Yep here it is, Technical Introduction to the Macintosh Family p. 227:
”Note: On the older 400K disk drives, a buffer in RAM (actually the low-order bytes of words in the sound buffer) is read by the Analog Signal Generator (ASG) to generate a pulse-width modulated signal, like the sound signal, that controls the speed of the disk motor. This speed variation is responsible for the characteristic humming of the disk drive. The Macintosh Operating System uses this speed control to store more sectors of information in the tracks closer to the edge of the disk by running the disk motor at slower speeds. On the BOOK drives, the variable disk speed is automatically controlled by the disk drive hardware.”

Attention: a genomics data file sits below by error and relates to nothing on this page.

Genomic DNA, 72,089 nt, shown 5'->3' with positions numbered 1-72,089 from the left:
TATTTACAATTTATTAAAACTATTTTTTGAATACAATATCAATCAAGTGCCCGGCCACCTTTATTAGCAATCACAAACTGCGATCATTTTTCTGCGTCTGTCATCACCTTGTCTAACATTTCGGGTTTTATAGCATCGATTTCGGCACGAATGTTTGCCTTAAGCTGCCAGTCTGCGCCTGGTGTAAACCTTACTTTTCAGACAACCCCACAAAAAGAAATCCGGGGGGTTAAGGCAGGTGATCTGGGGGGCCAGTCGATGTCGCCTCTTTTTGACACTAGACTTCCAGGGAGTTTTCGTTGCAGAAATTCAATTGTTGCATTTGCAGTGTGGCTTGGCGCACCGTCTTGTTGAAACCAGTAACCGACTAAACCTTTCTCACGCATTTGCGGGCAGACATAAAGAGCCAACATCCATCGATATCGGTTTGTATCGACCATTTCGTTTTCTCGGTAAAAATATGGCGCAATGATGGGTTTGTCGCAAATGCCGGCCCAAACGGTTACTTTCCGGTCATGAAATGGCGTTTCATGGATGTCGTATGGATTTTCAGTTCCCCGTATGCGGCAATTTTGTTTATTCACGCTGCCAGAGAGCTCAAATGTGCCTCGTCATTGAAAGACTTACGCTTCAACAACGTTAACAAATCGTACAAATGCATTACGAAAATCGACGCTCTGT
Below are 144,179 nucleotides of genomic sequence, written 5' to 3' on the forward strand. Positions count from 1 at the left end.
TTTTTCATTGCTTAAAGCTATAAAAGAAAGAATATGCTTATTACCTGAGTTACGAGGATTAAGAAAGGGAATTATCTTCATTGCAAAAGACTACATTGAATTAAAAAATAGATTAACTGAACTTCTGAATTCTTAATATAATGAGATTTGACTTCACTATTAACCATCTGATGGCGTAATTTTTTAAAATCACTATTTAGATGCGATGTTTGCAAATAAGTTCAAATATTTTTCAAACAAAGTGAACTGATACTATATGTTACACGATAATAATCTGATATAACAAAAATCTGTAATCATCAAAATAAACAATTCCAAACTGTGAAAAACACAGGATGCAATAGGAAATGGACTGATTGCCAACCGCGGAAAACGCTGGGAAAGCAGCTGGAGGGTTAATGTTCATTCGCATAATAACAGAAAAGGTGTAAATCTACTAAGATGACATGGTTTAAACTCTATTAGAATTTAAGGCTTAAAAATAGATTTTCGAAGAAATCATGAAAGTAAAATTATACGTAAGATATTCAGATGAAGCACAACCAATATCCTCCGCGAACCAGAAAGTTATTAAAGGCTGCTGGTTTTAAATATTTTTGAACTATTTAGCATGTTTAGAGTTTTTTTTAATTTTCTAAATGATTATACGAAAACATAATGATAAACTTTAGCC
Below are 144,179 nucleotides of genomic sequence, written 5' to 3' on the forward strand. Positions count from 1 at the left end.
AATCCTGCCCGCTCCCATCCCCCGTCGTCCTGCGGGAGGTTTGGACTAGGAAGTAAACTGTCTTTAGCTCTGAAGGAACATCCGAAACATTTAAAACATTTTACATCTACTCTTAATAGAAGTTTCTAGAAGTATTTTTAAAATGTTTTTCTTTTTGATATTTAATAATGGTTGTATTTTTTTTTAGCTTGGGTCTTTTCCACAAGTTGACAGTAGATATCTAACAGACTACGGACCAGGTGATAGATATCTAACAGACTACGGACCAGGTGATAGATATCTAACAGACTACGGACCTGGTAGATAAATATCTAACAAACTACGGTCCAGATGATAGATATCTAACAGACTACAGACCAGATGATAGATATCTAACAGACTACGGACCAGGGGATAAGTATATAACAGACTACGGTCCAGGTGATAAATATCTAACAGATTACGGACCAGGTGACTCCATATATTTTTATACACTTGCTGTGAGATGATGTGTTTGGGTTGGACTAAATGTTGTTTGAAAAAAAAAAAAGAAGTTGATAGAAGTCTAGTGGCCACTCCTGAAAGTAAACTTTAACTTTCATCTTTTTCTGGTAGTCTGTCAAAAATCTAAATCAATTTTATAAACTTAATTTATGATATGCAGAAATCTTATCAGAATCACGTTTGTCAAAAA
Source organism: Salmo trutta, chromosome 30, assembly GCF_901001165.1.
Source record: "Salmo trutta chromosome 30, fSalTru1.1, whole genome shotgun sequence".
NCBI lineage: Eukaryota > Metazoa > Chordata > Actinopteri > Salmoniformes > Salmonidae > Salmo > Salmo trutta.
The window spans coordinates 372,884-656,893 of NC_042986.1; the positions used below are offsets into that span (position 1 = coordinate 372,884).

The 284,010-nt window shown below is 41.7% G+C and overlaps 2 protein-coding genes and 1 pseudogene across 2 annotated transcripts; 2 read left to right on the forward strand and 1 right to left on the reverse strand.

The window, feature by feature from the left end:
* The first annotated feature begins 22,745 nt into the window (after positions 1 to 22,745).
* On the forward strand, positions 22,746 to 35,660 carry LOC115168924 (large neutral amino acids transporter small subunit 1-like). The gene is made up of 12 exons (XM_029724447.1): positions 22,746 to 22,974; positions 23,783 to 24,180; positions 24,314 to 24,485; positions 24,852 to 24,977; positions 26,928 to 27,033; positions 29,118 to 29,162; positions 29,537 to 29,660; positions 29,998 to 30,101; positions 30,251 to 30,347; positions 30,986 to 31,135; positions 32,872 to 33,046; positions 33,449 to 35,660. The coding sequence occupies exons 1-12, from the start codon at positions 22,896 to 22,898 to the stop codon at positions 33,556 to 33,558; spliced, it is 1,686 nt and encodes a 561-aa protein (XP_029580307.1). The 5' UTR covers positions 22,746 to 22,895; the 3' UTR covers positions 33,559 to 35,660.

You need to recap it before you do ANYTHING with it period.
These logic boards are known for failing catastrophically with bad caps. Sometimes to the point where you end up the waiting queue for a replacement logic board as a few others are in.
Excellent, there’s the answer. If indeed all it needs is a PWM on one of the pins, a fun and entirely useless project would be to build a little Arduino hack to enable use of a 400k drive with an SE or Mac II ...